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Mutiny at Pirate Capital Roils Hudson After Worst Year Ever


Date: Friday, February 2, 2007
Author: Anthony Effinger and Katherine Burton, Bloomberg.com

(Bloomberg) -- Tom Hudson and his pirates had a blunt message for Canadian ski-resort owner Intrawest Corp.: ``Surrender the Booty.''

It was March 2006, and Hudson, who runs a hedge fund firm called Pirate Capital LLC, spied treasure at Vancouver-based Intrawest. Its shares were trading at $32, and Hudson owned 5.8 million of them. That made him the company's biggest shareholder and, in his eyes, the boss.

So Norwalk, Connecticut-based Pirate, which flaunts its ``booty'' motto on baseball hats, demanded Intrawest put itself on the block.

``We urge you to fulfill your fiduciary duties to all shareholders by immediately initiating a sale of the entire company,'' Pirate analyst Stephanie Tran wrote to the board.

Five months later, Intrawest, with 24,800 employees, sold itself to New York-based Fortress Investment Group LLC for $1.8 billion, or $35 a share. Pirate had begun buying the stock at $15.80.

Hudson, 41, has made a fortune as the hedge fund Blackbeard, dragooning companies that don't make him enough money. A Wall Street outcast who was fired from Goldman Sachs Group Inc., Hudson buys stocks and then battles managements to drive prices in his favor. Since Hudson founded Pirate in May 2002, he and his crew have fought their way onto the boards of eight companies.

To enrich himself and his investors, Hudson has helped scuttle a proposed $7.9 billion takeover of Princeton, New Jersey-based NRG Energy Inc. by Atlanta-based Mirant Corp.; prompted Tampa, Florida-based coal and homebuilding company Walter Industries Inc. to spin off a unit for $400 million; and driven Houston-based Cornell Cos., which runs prisons, into the arms of a suitor.

Winds Shift

Only now, the winds have changed. Since May 2006, Hudson has battled trading losses and a rebellion within his firm. More than half of his two dozen employees have left, including his most- active analyst, Zachary George.

Pirate is leaking money. Its assets fell to $1.56 billion as of Oct. 31 from a peak of $1.8 billion in August, according to figures Pirate has sent to investors. That figure has since fallen to $1.1 billion. Hudson's Jolly Roger Fund returned 9.5 percent in 2006, trailing a 15.8 percent return for the Standard & Poor's 500 Index. It was Pirate's worst year ever.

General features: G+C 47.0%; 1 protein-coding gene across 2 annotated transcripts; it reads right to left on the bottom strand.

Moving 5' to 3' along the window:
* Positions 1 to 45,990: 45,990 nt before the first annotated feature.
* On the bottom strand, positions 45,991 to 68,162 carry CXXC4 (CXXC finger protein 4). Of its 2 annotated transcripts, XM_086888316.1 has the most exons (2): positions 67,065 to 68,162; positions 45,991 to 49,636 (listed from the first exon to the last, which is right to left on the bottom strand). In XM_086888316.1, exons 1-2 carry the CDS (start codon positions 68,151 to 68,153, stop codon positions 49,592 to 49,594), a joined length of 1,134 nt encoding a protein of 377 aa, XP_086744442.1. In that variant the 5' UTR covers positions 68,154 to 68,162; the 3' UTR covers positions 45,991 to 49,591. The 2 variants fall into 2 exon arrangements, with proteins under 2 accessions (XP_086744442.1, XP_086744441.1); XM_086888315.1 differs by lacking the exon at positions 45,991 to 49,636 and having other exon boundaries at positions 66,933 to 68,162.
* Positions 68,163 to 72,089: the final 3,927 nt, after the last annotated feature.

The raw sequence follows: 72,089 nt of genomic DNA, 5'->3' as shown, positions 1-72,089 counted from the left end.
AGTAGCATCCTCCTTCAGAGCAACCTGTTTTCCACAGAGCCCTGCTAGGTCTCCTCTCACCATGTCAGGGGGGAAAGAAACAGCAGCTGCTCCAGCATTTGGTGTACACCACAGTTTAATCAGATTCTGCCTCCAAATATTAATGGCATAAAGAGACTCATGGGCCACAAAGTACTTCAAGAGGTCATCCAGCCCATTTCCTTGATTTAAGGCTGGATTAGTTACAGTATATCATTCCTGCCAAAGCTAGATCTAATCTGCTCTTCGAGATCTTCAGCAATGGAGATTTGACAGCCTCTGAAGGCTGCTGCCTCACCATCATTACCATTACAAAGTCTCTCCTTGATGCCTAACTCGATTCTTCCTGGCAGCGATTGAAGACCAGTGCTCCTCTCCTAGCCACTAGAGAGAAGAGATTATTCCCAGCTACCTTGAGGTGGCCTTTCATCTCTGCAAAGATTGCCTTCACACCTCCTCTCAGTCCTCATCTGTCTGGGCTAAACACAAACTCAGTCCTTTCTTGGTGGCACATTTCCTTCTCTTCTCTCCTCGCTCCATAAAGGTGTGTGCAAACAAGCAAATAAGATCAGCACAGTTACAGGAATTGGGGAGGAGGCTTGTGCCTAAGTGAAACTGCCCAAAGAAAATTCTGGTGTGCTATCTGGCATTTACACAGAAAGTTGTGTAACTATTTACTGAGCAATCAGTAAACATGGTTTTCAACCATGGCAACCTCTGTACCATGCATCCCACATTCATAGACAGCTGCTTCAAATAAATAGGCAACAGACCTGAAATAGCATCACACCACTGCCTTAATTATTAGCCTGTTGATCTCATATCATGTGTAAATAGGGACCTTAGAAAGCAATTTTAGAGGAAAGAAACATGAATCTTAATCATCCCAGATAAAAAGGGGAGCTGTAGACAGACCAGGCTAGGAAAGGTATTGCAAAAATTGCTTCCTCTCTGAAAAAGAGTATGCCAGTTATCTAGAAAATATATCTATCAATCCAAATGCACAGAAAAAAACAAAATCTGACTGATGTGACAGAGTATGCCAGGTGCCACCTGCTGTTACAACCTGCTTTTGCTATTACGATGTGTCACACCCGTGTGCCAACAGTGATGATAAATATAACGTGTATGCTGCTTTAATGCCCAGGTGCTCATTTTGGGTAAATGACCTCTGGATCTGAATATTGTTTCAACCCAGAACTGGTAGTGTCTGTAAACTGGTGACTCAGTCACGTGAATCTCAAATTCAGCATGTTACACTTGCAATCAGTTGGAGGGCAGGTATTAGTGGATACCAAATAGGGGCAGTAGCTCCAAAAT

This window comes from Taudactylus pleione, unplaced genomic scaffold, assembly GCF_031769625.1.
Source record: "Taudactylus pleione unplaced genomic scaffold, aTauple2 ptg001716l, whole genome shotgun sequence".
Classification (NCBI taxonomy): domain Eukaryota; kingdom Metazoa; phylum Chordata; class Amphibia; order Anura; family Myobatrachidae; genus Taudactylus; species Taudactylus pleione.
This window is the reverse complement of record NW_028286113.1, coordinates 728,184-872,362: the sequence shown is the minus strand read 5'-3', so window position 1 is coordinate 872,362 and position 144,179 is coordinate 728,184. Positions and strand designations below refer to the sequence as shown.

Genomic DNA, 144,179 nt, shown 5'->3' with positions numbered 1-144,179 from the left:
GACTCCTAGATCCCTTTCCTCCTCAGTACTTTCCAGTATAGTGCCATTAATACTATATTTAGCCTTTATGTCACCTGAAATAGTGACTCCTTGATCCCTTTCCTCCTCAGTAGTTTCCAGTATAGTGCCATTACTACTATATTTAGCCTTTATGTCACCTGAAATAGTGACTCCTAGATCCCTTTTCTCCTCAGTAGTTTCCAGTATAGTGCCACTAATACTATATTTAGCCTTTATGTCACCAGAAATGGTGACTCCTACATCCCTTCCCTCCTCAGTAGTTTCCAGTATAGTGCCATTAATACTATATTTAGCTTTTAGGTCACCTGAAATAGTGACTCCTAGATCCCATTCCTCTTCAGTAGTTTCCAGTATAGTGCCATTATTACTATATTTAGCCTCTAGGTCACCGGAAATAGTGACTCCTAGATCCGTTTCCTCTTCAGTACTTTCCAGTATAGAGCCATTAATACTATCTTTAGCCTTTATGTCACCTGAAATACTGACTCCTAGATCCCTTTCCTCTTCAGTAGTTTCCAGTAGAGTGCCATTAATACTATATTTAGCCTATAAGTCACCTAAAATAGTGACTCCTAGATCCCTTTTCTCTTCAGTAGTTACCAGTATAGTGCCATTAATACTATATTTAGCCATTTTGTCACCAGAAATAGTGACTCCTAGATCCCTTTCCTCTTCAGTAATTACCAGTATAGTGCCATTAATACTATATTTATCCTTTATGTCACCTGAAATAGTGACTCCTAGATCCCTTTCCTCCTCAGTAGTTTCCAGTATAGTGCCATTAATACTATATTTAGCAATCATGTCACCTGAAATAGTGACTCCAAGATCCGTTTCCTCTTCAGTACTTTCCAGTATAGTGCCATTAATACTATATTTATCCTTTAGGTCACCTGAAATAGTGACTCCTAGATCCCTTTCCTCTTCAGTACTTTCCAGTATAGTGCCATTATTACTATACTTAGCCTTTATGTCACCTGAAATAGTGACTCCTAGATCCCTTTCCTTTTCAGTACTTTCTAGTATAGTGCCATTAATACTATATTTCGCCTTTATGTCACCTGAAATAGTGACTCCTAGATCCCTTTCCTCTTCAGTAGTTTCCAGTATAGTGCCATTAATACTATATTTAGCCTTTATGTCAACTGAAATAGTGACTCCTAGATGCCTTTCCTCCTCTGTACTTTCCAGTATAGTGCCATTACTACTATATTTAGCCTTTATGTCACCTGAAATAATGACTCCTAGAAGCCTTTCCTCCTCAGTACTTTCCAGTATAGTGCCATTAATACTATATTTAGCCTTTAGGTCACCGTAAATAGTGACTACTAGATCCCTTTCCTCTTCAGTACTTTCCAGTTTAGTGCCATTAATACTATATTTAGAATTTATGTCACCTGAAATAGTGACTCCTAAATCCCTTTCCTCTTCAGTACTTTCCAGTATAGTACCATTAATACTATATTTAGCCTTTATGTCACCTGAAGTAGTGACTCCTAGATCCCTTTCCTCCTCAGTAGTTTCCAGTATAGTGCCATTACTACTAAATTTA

As if that weren't enough, a former client and partner, Nassau, Bahamas-based Magnum Global Investments Ltd., has sued Pirate in New York State Supreme Court, saying Hudson reneged on a promise to pay the investment firm in return for steering investor dollars Pirate's way. Hudson has asked the judge to dismiss the case.

It's a remarkable turnabout for Hudson, whose fund posted an average annual return of 31.3 percent from July 2002 to December 2005, according to Pirate marketing documents.

Damage Control

Hudson is trying to contain the damage. As the $6.6 billion blowup of Amaranth Advisors LLC convulsed the hedge fund industry this past September, Hudson told his clients he had no plans to shut his firm. ``I fully intend to refocus, streamline and navigate the portfolio back to the positive performance I began the firm with,'' he wrote in a Sept. 28 letter to clients.

This isn't the first time Hudson has run aground. Goldman Sachs dismissed him in 1999, after discovering he was having an adulterous affair with Gabrielle Katz, a 24-year-old trading assistant in his department. Hudson, who admitted to the affair, sued Goldman for at least $120 million, claiming, among other things, that senior executives were having dalliances of their own. The judge threw out his suit.

His next employer, New York-based Amroc Investments LLC, fired him, too. Hudson eventually married Katz, his third wife, in 2001. Four years later, he filed for divorce. Katz declined to comment for this story.

Freebooter Image

Hudson runs Pirate out of an anonymous concrete building tucked between strip malls in Norwalk, about 40 miles (64 kilometers) northeast of New York. It's not far from the Connecticut shore where, legend has it, Captain Kidd buried some of his gold. A life-size wooden pirate, complete with peg leg, hook hand, eye patch and cutlass, guards the door to Hudson's fourth-floor offices.

Interviews with former Pirate employees paint Hudson as a man who relishes his freebooter image. His personal trainer chauffeurs him in a black Cadillac Escalade. Hudson sends ``Surrender the Booty'' hats and foam-rubber galleons to his investors and, in Pirate Capital newsletters, brands money-losing stocks as ``shipwrecks.''